Ever since the Greeks and Romans ruled Italy, they have built monuments that have lasted for several millennia--many using concrete. Concrete type materials were used by humans for over 6500 years in Syria and Jordan. Hydraulic lime with cementing qualities were in use by 700BC. The ancient Romans discovered that adding volcanic ash to the mix allowed it to set underwater. In Rome, the huge domed ceiling of the Pantheon is made entirely of unsupported concrete. Romans added hair to prevent cracking and blood to make it frost resistant (hopefully, not human!) It should be no surprise that Italians are still using concrete, often in unusual ways...
One example of this can be see from space on Google Earth: The Cretto de Gibellina (the Crack of Gibellina) in central Sicily. Also known as Cretto di Burri (Crack of Burri), named after Alberto Burri, the artist who created it, it is a half mile square work in concrete which resembles the cracking that appears in dried river mud. It was installed at the original site of Gibellina, a village that was completely destroyed by a 1968 earthquake. It looks as if the artist meant the cracks to represent the cracks in the earth and the lives of the people of Gibellina. In actuality, Burri covered the actual footprint of the buildings in the original town, while leaving the streets as pathways throughout the concrete. (The town of Gibbellina was relocated and christened Nuova Gibellina 20 kilometers away.) Being truly a monument to the town and the 1150 lives that were lost, the concrete installation actually contains the building rubble including furniture, utensils, and toys. Walking the "streets" visitors feel the emotions of the loss.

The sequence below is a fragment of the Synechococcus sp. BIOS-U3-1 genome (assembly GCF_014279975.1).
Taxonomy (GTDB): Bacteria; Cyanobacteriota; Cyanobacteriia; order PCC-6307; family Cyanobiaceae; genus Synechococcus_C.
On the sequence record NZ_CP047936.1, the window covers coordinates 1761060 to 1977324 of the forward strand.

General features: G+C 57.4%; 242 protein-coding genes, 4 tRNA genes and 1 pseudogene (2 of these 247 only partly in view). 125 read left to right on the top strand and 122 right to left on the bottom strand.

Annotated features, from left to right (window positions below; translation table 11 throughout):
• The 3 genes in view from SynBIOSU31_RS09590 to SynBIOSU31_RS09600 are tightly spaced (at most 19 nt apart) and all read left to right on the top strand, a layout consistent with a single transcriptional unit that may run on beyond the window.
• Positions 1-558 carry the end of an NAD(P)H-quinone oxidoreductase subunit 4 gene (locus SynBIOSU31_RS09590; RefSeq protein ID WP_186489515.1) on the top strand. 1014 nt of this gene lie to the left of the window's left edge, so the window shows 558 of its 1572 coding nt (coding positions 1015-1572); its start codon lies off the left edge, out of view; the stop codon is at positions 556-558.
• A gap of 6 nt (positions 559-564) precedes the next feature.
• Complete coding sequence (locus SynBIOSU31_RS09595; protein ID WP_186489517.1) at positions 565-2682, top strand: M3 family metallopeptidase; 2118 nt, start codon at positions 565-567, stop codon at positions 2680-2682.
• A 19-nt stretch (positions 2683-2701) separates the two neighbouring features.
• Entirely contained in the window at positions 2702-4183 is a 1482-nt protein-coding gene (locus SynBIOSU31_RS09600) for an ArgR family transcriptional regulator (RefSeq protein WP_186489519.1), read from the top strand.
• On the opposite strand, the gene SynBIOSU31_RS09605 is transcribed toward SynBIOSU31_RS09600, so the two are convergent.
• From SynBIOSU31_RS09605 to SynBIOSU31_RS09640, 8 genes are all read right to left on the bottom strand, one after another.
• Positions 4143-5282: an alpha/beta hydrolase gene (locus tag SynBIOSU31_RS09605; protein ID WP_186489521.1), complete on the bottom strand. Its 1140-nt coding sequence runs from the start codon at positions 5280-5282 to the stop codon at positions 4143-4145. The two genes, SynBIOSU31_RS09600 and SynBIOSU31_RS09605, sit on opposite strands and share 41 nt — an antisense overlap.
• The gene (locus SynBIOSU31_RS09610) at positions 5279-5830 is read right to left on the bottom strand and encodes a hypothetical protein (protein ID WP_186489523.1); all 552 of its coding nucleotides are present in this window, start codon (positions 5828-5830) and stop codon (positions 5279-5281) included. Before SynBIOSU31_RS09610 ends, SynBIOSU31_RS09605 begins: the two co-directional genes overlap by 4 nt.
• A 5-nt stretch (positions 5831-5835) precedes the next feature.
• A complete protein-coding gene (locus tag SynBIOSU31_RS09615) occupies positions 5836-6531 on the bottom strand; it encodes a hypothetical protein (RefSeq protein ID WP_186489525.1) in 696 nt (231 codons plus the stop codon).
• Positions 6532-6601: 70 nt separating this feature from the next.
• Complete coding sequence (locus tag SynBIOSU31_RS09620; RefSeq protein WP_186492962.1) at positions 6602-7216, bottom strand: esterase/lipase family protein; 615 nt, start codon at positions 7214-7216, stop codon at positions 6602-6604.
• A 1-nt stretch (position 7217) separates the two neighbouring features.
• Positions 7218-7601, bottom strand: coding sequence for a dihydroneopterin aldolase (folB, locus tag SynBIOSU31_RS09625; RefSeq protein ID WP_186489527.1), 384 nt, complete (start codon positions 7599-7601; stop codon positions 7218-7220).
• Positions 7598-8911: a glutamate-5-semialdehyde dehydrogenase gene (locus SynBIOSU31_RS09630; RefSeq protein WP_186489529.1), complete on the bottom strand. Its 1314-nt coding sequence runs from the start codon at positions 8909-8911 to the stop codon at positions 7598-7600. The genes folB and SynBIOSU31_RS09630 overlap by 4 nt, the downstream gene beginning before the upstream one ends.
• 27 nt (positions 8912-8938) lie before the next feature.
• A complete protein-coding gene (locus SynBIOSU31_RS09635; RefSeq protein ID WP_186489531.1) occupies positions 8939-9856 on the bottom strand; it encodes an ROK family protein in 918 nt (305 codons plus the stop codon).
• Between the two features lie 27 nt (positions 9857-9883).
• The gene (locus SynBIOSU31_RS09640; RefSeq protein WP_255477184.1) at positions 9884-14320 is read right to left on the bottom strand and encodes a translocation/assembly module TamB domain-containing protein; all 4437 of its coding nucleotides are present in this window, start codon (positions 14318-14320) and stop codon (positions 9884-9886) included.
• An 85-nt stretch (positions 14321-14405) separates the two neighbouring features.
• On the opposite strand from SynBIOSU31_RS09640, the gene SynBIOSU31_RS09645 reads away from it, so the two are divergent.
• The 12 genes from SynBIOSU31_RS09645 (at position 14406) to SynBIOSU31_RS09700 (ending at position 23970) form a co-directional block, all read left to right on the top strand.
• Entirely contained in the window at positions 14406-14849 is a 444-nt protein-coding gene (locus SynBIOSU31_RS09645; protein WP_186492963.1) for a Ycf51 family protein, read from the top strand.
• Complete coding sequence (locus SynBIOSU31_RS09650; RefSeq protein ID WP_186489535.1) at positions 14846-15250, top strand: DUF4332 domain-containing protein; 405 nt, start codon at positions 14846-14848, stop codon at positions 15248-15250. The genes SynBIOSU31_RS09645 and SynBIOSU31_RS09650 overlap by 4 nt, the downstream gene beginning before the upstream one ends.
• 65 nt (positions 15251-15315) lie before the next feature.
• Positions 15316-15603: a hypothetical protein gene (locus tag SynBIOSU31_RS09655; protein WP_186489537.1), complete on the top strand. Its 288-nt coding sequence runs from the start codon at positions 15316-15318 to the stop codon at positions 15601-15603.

This unusual piece of modern art is worth the visit, as are many so-called ghost towns throughout Italy that have been abandoned after being destroyed by earthquakes. There are often recitals, other artists' installations, dance performances as well as the ruins of village buildings painted by other artists. It's like walking into a futuristic, post-apocalyptic film like Mad Max.
The work was left unfinished after Burri ran out of funds in 1989, but in 2015, to honor what would have been Burri's 100th birthday, funding was found and his work was completed... made obvious by the much whiter colored concrete in one corner of the site.